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Agents of SHIELD Recap: Tick, Tick, Tick…Blah

by  in TV Reviews Comment
Agents of SHIELD Recap: Tick, Tick, Tick…Blah

After last week’s episode of “Agents of S.H.I.E.L.D.” turned over the majority of its mystery cards, the question viewers were left with was what could come next. The “LMD” era of the Marvel ABC drama was no longer playing games with hidden double agents, secret mastermind villains or quests to solve super science problems. And while those things are certainly not the entirety of the show’s appeal, they do provide some of the most sublime pleasures in watching a comic book spy show.

But with a direct, action-oriented path set before it for the rest of the winter run, last night’s “BOOM” episode proves surprisingly dull. Despite being full of literal explosions, the story offers up little in terms of revelations, dramatic turns or universe-building despite the show’s typically fine character work.

And if there’s one thing that’s holding this hour together, it’s the idea of characters in flux. On the hunt for a lead to May’s whereabouts, Phil Coulson is struggling with the fact that he may become a darker, more dangerous man without his right hand to support his more heroic qualities. And the object of his hunt – a former lover of the turncoat/May kidnapper Dr. Radcliffe – is dealing with her own mixed fate as she must choose between dying alone with dignity or drawing out the doctor to serve a greater good. Meanwhile, Director Mace is adrift after learning that the modified super serum he’s been using to play hero could kill him instantly at any application of dosage. And on the wrong side of the law, one of the anti-Inhuman Watchdogs learns that he is fated to become the thing he hates the most.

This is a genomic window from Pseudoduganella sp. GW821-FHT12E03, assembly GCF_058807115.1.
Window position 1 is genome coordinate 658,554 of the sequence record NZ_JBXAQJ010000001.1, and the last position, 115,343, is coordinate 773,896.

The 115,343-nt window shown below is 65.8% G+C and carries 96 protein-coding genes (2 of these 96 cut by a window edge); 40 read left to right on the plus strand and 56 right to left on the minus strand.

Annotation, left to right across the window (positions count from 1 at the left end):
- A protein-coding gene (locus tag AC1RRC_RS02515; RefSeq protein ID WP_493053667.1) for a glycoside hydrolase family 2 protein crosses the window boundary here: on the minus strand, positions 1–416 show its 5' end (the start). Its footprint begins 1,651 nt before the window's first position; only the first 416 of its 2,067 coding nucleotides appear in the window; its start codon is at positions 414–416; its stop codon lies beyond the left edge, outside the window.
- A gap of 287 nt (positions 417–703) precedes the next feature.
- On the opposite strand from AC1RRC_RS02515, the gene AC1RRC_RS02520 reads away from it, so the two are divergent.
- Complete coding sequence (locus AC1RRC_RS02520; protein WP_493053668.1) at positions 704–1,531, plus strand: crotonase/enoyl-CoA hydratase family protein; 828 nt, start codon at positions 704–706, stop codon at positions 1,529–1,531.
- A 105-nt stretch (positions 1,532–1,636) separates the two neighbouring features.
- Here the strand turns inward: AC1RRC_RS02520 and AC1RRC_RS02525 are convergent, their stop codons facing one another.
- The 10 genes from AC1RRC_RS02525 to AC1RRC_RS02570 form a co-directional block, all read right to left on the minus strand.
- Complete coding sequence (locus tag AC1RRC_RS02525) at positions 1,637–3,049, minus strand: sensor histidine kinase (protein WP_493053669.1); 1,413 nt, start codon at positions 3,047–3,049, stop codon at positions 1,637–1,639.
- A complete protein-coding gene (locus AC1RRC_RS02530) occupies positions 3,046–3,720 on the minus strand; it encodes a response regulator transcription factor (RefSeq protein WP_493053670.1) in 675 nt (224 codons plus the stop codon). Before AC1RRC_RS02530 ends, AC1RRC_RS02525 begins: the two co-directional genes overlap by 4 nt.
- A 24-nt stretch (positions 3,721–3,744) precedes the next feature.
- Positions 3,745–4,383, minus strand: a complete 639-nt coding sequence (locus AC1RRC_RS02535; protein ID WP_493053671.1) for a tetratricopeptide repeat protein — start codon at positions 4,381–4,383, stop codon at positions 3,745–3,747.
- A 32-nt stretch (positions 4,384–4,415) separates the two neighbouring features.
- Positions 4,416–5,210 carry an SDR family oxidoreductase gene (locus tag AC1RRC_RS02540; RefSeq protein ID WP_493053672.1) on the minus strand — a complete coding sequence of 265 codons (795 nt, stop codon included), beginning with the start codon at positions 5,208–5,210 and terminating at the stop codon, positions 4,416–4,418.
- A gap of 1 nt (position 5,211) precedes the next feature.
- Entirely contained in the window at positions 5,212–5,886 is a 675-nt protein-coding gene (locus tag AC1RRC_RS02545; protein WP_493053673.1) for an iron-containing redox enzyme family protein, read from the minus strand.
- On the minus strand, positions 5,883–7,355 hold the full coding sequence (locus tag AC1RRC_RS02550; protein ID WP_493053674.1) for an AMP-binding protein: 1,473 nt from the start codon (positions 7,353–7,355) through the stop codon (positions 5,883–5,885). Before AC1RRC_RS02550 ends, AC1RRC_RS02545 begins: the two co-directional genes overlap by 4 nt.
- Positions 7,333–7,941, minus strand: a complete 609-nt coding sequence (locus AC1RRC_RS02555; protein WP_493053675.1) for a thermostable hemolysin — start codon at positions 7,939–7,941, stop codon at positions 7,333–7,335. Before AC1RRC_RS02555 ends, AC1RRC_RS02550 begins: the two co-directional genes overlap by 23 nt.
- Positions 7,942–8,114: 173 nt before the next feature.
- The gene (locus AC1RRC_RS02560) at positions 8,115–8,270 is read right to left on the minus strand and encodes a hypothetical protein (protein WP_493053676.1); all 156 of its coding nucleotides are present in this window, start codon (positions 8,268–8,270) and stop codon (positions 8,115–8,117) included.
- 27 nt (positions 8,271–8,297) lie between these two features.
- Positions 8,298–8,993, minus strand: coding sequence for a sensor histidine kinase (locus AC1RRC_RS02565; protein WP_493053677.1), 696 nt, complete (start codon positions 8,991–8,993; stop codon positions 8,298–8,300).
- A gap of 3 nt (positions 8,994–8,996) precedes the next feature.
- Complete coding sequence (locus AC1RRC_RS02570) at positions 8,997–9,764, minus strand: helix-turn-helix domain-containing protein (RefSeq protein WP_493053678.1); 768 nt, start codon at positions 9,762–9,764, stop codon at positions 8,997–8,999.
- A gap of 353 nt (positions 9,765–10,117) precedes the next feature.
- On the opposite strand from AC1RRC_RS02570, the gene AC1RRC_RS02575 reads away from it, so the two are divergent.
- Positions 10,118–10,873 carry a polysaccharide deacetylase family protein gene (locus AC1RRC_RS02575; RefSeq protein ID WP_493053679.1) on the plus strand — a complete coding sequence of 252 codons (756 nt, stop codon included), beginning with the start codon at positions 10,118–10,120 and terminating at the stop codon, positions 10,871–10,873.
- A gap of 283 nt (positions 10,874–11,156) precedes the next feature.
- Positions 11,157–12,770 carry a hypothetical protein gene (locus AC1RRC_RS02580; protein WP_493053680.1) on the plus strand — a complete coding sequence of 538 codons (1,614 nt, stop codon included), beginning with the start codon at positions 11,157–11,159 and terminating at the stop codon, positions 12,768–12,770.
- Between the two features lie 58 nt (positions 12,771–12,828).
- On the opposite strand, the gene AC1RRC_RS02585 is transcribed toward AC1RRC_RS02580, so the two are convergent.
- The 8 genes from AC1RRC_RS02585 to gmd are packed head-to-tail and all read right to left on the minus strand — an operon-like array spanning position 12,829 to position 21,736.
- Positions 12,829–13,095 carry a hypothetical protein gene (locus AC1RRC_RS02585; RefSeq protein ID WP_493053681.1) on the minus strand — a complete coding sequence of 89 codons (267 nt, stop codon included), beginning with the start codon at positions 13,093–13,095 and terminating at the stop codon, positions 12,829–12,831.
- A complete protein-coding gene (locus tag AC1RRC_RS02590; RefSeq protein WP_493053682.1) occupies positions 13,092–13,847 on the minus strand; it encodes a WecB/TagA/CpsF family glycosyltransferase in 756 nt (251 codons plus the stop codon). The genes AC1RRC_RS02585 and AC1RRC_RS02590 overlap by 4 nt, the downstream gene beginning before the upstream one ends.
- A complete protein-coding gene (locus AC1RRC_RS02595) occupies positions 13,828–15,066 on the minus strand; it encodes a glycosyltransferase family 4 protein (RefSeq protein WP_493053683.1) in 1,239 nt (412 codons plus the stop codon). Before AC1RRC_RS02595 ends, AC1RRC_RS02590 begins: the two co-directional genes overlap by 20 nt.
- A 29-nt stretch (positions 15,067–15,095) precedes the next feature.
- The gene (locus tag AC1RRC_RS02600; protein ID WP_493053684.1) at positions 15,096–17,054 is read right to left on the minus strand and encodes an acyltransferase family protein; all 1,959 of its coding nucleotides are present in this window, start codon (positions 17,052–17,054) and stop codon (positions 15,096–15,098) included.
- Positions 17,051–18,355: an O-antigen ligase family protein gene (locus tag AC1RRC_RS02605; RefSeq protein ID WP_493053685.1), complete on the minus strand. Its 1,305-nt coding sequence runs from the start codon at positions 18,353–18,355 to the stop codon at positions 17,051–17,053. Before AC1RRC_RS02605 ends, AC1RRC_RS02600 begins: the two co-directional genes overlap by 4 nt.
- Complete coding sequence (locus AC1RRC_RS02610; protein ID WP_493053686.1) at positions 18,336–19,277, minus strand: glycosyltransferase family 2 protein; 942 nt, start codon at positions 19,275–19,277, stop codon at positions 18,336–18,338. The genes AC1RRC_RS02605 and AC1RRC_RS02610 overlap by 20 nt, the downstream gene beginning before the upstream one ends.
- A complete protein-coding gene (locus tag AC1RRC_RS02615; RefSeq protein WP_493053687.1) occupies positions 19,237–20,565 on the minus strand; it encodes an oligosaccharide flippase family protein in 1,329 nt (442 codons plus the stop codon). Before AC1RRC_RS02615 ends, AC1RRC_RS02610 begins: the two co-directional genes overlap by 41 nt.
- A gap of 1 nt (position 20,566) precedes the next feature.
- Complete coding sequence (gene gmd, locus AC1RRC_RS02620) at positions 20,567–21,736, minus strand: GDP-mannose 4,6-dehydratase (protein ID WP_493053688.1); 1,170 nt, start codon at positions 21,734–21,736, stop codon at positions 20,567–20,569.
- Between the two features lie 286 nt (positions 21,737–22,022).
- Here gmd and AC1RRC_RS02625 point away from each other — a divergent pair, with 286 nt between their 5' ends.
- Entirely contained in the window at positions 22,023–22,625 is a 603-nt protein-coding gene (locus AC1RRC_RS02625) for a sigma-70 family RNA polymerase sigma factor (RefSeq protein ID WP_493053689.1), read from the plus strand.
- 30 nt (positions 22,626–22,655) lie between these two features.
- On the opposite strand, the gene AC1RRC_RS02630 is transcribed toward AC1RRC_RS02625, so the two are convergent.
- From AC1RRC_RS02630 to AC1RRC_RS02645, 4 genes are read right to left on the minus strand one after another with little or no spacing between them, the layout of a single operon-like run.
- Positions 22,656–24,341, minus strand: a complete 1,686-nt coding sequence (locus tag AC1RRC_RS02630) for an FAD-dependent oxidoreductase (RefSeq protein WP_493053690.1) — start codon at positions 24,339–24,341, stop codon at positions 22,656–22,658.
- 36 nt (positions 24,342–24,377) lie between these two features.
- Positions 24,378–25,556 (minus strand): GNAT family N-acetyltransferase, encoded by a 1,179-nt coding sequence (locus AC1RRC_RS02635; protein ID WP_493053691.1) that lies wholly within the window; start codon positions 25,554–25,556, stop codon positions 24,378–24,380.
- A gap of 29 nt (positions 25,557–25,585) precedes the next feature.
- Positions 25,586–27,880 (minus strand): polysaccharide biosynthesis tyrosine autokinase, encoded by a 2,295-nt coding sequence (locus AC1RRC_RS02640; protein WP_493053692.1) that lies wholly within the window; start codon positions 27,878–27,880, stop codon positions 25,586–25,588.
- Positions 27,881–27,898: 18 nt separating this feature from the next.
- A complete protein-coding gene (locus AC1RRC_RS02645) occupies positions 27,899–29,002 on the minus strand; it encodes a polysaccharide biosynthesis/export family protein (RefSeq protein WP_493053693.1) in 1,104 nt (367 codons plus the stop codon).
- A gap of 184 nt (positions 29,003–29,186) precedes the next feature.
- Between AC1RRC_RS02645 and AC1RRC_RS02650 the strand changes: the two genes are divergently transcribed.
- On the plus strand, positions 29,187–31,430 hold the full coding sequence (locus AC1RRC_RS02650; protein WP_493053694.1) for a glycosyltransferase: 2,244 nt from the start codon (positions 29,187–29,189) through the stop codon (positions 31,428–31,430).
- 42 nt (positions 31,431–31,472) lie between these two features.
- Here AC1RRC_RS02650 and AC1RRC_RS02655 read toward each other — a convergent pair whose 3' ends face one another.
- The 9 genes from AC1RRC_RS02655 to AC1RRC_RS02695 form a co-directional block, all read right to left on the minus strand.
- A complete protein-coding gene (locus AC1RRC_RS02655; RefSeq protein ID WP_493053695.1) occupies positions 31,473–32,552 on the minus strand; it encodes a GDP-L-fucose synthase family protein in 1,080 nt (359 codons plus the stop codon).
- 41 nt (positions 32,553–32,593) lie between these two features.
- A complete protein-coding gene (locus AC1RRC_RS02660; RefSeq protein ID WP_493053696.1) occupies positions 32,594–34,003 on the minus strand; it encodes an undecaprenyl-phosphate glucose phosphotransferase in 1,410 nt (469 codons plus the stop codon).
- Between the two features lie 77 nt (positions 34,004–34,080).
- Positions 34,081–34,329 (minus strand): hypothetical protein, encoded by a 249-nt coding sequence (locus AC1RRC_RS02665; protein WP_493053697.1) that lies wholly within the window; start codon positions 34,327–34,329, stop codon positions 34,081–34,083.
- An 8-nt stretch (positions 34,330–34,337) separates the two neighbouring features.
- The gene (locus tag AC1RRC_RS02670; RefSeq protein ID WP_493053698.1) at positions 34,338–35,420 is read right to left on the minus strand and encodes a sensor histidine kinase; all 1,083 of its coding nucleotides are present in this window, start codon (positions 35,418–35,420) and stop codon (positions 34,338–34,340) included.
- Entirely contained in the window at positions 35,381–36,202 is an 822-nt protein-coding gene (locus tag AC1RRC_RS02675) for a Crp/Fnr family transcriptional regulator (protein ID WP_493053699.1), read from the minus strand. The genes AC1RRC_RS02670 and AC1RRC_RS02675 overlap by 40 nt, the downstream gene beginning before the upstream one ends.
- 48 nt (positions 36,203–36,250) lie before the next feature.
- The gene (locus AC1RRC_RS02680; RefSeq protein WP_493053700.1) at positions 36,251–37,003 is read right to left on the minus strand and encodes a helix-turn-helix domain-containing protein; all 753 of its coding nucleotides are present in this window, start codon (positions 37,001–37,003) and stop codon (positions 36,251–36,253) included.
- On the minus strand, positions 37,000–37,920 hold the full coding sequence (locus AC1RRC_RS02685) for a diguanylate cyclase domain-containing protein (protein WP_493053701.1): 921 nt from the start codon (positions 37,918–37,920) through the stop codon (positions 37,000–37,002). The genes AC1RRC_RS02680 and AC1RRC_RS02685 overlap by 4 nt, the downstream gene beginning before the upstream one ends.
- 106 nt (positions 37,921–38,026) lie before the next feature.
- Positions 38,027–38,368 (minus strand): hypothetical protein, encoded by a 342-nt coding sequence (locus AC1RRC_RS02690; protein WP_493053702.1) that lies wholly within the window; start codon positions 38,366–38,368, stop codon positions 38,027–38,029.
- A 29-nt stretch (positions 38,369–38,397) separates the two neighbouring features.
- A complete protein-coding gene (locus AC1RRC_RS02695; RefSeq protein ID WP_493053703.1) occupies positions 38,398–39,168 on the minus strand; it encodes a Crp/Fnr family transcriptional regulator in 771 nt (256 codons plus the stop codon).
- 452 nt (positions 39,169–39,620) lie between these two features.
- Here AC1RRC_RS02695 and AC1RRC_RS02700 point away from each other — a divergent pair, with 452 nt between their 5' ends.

Starting with that last conflict, the idea of a member of a hate group learning he’s secretly what he despises is a well-worn trope but not one without merit. Problem is that this episode plays that story in an entirely forgettable fashion. Our example is the handle-barred mustachioed Terrence Shockley, though his name is a relatively forgettable detail much like the character’s entire presence on the show. The player has been one-dimensional since he showed up earlier this year, and when given the command from his (equally bland) Russian bossman to test some Terrigan crystals created by Radcliffe on their shaky ally Senator Nadeer, Shockley is given no time to express any deeper point of view or characterization outside of “Them Inhumans is bad!” He breaks the crystal in Nadeer’s office thinking it’ll turn her into an Inhuman like her brother before her, but instead, a cocoon grows around him. The senator’s joy at the idea that she’s a “pure” human is short-lived because it turns out that Shockley’s Inhuman power is to explode with violence force only to reassemble himself out of thin air.